There exists a great deal of history behind movie posters and movie poster collecting. Jules Cheret, who created 2 movie posters in the 1890’s, was the designer given credit for creating the first film posters. By the end of the first 10 years of the 1900’s, movies had be a great source of public entertainment. In this particular time period, the movie poster would become a standard size known as the one sheet measuring 27″ x 41″.
In the early days, the names of actors did not appear on the posters, which the movie studios liked, because it meant spending actors less money. It was in this early period in movie history, however , that movie studios realized celebrities were as much of an attraction to the moviegoer as the movie itself. Thus, the movie star was born, and movie posters began showcasing actors’ brands along with the title of the movie.
By 1920’s, the golden age of noiseless movies, movie posters became more artistic and spectacular, with accomplished artists being hired by film studios to paint portraits of the stars for posters. By the past due 1920’s, movie poster images grew to become sharper due to a new printing procedure developed by the Morgan Litho Organization.
In the 1930’s, also known in the movie industry as “The Golden Age of Movies”, another style of movie poster was created, the half sheet. Main movies would sometimes get more than the two styles. However , due to the despression symptoms, many movie materials were becoming created more cheaply, causing a loss of quality in movie posters.
The dawn of World War II within 1941 saw many of the movie stars heading off to war and war was the major theme of movies at that time. The movie industry cut advertising expenses and used cheaper paper intended for posters due to the paper shortage of wartime.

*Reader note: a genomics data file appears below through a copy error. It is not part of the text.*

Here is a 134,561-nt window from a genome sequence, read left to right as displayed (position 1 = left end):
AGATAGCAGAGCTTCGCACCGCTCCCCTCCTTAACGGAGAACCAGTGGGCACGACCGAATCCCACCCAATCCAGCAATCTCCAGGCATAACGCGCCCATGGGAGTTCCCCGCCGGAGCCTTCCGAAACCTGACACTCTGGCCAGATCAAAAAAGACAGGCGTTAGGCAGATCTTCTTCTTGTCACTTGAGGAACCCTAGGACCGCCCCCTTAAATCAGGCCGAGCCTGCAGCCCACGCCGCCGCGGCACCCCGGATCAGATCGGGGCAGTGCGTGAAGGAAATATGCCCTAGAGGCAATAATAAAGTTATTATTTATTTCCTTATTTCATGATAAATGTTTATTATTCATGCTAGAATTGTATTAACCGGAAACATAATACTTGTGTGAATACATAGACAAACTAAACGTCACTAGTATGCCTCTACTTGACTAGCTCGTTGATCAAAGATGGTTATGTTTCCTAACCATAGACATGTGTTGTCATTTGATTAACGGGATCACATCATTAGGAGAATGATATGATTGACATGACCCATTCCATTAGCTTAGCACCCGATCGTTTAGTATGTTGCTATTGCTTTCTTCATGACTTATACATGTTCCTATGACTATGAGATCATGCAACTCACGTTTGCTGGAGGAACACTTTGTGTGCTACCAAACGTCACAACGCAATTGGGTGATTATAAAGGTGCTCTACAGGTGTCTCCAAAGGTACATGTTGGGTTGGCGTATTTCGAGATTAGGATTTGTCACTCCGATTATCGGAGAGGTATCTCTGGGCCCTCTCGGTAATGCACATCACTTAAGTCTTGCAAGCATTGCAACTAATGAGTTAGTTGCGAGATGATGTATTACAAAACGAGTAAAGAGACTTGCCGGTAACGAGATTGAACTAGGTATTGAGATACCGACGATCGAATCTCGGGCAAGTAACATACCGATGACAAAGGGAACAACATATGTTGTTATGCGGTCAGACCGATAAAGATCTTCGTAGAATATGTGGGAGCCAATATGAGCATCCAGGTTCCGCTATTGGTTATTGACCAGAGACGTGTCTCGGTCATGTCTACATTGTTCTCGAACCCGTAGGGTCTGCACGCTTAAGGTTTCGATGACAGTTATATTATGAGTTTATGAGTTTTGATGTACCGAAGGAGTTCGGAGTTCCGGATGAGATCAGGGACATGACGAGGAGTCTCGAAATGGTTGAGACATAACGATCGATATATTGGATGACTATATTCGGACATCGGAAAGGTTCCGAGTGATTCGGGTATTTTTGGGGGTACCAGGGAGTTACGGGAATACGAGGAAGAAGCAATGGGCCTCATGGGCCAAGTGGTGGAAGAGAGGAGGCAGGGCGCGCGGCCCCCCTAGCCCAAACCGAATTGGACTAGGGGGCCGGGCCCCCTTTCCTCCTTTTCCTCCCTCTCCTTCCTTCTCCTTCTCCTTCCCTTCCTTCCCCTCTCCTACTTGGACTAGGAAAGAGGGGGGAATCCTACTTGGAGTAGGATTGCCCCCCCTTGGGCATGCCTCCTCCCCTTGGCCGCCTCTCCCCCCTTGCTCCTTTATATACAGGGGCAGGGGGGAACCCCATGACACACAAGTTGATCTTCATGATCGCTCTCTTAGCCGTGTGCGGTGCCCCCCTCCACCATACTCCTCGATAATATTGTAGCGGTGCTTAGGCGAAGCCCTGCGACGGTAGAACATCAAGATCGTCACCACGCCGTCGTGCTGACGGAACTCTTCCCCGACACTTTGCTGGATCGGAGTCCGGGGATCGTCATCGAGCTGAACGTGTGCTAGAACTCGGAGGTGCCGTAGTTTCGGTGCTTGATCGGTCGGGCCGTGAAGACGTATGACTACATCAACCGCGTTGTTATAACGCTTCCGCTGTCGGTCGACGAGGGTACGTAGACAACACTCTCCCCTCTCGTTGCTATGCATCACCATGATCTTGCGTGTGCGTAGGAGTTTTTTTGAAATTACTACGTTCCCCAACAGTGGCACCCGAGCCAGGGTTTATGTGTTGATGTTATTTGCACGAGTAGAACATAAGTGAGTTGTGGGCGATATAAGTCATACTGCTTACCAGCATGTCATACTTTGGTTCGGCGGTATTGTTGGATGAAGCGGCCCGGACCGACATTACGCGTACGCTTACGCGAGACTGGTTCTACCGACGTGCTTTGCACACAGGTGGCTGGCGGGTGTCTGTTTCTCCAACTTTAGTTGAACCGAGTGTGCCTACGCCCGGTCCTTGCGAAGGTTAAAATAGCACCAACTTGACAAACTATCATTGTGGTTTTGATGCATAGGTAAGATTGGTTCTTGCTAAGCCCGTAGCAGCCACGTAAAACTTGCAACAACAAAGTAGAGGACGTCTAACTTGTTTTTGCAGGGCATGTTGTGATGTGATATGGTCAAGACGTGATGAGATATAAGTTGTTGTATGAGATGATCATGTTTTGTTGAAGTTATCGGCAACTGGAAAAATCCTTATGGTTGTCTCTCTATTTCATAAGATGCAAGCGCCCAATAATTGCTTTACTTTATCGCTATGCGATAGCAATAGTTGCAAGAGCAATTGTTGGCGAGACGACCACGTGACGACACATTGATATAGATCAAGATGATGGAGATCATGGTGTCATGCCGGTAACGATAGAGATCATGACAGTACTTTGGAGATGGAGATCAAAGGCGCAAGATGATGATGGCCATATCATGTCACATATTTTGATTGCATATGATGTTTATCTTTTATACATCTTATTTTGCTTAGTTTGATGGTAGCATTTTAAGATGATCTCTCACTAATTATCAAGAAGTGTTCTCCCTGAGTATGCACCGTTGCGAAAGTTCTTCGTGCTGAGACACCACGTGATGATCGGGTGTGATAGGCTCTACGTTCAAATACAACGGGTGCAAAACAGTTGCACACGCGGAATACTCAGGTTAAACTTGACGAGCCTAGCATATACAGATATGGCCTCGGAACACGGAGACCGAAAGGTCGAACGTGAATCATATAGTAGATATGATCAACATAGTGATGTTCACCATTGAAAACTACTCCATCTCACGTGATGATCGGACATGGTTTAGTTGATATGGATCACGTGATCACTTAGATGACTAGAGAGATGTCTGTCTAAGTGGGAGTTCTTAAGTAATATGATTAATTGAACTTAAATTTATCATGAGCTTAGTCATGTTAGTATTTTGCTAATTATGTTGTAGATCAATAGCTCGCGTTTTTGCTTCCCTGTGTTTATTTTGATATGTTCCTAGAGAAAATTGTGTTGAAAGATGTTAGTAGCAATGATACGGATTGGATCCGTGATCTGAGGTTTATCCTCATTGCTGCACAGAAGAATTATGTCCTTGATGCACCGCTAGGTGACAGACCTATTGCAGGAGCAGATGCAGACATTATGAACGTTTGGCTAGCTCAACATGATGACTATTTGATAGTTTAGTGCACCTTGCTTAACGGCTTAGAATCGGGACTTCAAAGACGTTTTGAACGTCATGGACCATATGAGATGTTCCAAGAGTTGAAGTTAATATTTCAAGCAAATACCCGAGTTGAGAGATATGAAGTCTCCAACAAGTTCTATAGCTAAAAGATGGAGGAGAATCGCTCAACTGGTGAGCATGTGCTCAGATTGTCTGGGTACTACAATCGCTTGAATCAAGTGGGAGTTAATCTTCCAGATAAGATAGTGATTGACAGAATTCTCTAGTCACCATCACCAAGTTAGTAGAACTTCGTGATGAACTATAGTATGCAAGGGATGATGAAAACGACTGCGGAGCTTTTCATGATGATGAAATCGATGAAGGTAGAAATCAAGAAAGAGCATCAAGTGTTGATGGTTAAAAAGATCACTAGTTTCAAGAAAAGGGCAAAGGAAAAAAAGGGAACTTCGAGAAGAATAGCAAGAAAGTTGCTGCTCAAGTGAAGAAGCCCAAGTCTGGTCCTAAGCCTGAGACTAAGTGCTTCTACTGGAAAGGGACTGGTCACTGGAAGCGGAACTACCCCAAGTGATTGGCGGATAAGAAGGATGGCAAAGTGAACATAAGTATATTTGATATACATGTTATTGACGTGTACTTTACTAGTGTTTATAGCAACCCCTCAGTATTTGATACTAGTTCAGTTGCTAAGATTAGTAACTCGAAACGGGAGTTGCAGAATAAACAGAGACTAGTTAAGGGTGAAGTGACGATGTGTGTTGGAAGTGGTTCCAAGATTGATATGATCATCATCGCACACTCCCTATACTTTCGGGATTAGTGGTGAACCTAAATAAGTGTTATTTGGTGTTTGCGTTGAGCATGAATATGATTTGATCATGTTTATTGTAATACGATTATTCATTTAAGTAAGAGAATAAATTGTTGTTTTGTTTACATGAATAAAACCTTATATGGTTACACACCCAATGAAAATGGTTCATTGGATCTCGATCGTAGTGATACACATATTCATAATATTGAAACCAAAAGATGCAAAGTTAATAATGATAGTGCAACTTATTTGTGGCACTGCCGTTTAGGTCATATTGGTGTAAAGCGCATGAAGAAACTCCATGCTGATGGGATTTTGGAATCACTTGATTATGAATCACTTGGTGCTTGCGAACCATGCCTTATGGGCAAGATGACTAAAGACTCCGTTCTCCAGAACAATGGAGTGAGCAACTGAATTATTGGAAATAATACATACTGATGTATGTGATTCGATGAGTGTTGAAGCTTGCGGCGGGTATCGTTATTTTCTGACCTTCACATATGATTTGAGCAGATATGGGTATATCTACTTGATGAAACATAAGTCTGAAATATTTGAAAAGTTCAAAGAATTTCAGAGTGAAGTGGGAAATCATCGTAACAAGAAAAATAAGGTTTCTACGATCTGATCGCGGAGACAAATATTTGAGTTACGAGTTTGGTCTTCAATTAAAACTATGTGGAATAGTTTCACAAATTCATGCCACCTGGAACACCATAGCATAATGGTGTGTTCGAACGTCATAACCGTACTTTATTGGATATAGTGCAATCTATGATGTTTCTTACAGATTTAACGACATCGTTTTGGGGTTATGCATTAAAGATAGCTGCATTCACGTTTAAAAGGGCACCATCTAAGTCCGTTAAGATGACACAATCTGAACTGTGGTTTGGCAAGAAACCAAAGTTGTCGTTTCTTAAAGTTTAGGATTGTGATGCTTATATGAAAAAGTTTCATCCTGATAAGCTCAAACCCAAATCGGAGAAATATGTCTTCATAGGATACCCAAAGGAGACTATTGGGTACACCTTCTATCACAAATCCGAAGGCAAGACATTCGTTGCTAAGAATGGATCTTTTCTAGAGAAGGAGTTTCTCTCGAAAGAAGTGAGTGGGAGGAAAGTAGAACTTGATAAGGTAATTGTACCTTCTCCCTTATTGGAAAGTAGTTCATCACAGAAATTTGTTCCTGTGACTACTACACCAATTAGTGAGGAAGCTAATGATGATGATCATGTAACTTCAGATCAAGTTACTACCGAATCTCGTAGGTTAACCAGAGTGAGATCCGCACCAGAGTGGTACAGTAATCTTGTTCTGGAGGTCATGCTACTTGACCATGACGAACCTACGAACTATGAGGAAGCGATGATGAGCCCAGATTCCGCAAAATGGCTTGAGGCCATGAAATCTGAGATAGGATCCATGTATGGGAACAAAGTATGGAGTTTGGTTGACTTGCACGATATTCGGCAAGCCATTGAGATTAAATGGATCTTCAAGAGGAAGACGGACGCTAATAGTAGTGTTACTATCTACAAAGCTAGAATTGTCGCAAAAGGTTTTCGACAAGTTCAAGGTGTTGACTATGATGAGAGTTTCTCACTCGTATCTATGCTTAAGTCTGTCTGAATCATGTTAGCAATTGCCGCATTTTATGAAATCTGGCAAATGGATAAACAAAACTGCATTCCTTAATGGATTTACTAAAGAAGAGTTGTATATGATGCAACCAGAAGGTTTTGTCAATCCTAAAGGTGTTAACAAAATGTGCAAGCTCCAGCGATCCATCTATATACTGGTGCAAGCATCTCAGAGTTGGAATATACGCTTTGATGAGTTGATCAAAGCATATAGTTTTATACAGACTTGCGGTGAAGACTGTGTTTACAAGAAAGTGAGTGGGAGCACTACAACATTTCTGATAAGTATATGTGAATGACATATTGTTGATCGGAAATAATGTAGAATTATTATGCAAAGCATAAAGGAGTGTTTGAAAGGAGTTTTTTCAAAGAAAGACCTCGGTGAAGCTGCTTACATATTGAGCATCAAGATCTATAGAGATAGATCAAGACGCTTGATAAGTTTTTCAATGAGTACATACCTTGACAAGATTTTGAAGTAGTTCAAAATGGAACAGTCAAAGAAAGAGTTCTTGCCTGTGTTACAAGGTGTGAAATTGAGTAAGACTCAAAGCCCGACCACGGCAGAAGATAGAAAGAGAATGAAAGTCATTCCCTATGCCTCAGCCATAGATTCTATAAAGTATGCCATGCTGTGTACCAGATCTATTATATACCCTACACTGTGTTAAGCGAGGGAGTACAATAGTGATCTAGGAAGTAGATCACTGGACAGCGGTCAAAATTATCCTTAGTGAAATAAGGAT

By the 1970’s, movie paper prints used photography, occasionally using drawing and painting styles. Movie posters at this time were being printed on a clay-coated paper, which gave all of them a glossy finish. Star Battles and Star Trek posters were the most popular posters of the time and are still collected by many today.
In the 1980’s, the age of the special effects blockbuster, the mini sheet was invented, and movie stores became popular, thus the video shop poster was created. Today, reprints associated with movie posters are mass-produced plus sold in many stores or are just a click away on the Internet. There are several types of movie posters. Because of their rarity, the avid movie poster collector has concentrated on movie poster or theater art. These are the particular posters that are delivered and displayed by the movie theaters and then intended to be thrown away. Another type of movie poster could be the commercial poster, which is mass-produced to get direct sale to the public. Video clip posters are distributed to video clip rental stores for advertising material. Cable and TV posters are use as promotional material for TV stations for their programming. Like theatre art, video posters and wire and TV posters are not produced for the public. Although not as valuable as theater art, these types of paper prints are still popular among collectors. Special advertising posters promote a movie along with an item.